The latest Trump foreign policy keeps getting stranger by the minute. Overnight, as the three liberal-leaning US newspaper launched another attack on Trump, alleging that officials linked to the president, most notably Tim Manafort, engaged Russian intel officials in the not too distant past, the Russian government dismissed allegations that the country’s intelligence officials were in repeated contact with Donald Trump’s team ahead of the US election.
“Let's not believe anonymous information,” Vladimir Putin's spokesman Dmitry Peskov told reporters. “It's a newspaper report which is not based on any facts.”
A Russian senator, Vladimir Jabbarov, cited by the Independent went so far as to tell state media the latest claims "were part of an intelligence community conspiracy to have the President impeached."
“This is a common tactic to try to discredit a particular person,” he added.
Meanwhile, following Sean Spicer's statement during his Tuesday press conference that Trump wants Crimea "returned" to Ukraine, Russian officials struck a combative stance with the US on issues including the Ukrainian conflict, after the White House said Mr Trump “expects the Russian government to de-escalate violence in Ukraine and return Crimea”.
Maria Zakharova, a spokesperson for the Russian foreign ministry, told a press briefing the occupied territory would not be relinquished. “We don't give back our own territory,” she told a news briefing. “Crimea is territory belonging to the Russian Federation.”
Tweeting on the topic of Ukraine, moments ago Trump said that "Crimea was TAKEN by Russia during the Obama Administration. Was Obama too soft on Russia?"
Crimea was TAKEN by Russia during the Obama Administration. Was Obama too soft on Russia?— Donald J. Trump (@realDonaldTrump) February 15, 2017
The Ukrainian conflict was one of the key areas of discord between Russia and the Obama administration, including Mr Putin’s backing for Syrian President Bashar al-Assad and increasing tensions with Nato. But the new President has made more friendly overtures to his Russian counterpart, dismissing allegations of Russian interference in the US election and calling Mr Putin “very smart” and a “great” leader.
The pair have vowed to repair ties between the US and America and have spoken on the phone ahead of a meeting expected later this year.
After overnight the NYT published allegations of “repeated contacts” between Mr Trump’s campaign staff and associates and senior Russian intelligence operatives in the year leading up to the election, President Trump lashed out in a series of tweets, saying first "the fake news media is going crazy with their conspiracy theories and blind hatred. @MSNBC & @CNN are unwatchable", adding that "this Russian connection non-sense is merely an attempt to cover-up the many mistakes made in Hillary Clinton's losing campaign", and concluding "Information is being illegally given to the failing @nytimes & @washingtonpost by the intelligence community (NSA and FBI?).Just like Russia""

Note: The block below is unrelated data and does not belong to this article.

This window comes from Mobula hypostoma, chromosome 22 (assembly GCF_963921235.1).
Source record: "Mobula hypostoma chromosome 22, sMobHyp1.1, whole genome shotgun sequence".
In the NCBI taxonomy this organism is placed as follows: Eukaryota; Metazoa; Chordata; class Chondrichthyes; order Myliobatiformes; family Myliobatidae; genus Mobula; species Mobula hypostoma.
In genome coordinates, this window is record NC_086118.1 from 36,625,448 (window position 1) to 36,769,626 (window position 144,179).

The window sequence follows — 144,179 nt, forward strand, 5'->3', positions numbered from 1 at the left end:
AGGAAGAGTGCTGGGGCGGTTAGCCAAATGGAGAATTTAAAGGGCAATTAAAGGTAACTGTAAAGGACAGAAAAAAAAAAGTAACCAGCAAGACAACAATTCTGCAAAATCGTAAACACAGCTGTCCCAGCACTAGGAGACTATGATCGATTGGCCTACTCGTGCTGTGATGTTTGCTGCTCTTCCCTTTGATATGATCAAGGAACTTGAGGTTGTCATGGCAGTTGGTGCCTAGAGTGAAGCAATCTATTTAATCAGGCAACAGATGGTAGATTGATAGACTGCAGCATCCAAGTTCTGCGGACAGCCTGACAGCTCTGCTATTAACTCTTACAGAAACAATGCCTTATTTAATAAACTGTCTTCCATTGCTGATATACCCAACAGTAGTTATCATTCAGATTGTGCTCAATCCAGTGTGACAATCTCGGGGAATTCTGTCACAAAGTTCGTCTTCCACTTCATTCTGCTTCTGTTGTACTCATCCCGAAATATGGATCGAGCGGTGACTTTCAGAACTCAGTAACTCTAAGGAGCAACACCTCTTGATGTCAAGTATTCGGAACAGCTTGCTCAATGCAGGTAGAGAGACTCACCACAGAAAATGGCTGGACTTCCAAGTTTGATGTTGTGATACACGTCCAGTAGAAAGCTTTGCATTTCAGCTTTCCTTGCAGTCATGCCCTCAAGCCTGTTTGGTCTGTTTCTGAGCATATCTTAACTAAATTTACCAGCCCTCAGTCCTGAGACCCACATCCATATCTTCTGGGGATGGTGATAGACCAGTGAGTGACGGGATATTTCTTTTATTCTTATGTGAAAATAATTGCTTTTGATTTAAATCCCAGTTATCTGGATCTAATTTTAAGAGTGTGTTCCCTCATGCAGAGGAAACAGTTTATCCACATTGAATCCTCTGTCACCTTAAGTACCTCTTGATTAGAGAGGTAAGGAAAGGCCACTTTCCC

The President’s representatives have previously denied any untoward contact with the Kremlin but fresh claims have emerged in the wake of a separate scandal that caused the national security advisor’s resignation. In an interview with the FT, former Trump campaign chair Tim Manafort said “I have never had any involvement with Putin or the Russian government on any matter,” and added that “furthermore, I have never knowingly spoken to Russian intelligence officers and I have never been involved in any projects that include the Russian government or the Putin administration or parties acting in concert with or on behalf of the Russian government.”
Asked whether the Trump administration was undertaking efforts to examine contacts with Russia, Mr Spicer said there was “no new information”. When challenged specifically on discussions held during the campaign, Mr Spicer said: “There’s nothing that would conclude me…that anything different has changed with respect to that time period.”
Mike Pence, the Vice President, also denied contact had taken place with Russia before the election in a Fox News interview on Sunday. “Of course not. Why would there be any contact between the campaign?” he said. “This is all a distraction, and it's all part of a narrative to delegitimise the election.”
Then again, in November, Russia’s deputy foreign minister Sergei Ryabkov said there had been communication between the Russian government and members of Mr Trump’s political team. “There were contacts,” he told Interfax. “We are doing this and have been doing this during the election campaign.”
The only question now that matters is what information was exchanged during those contacts.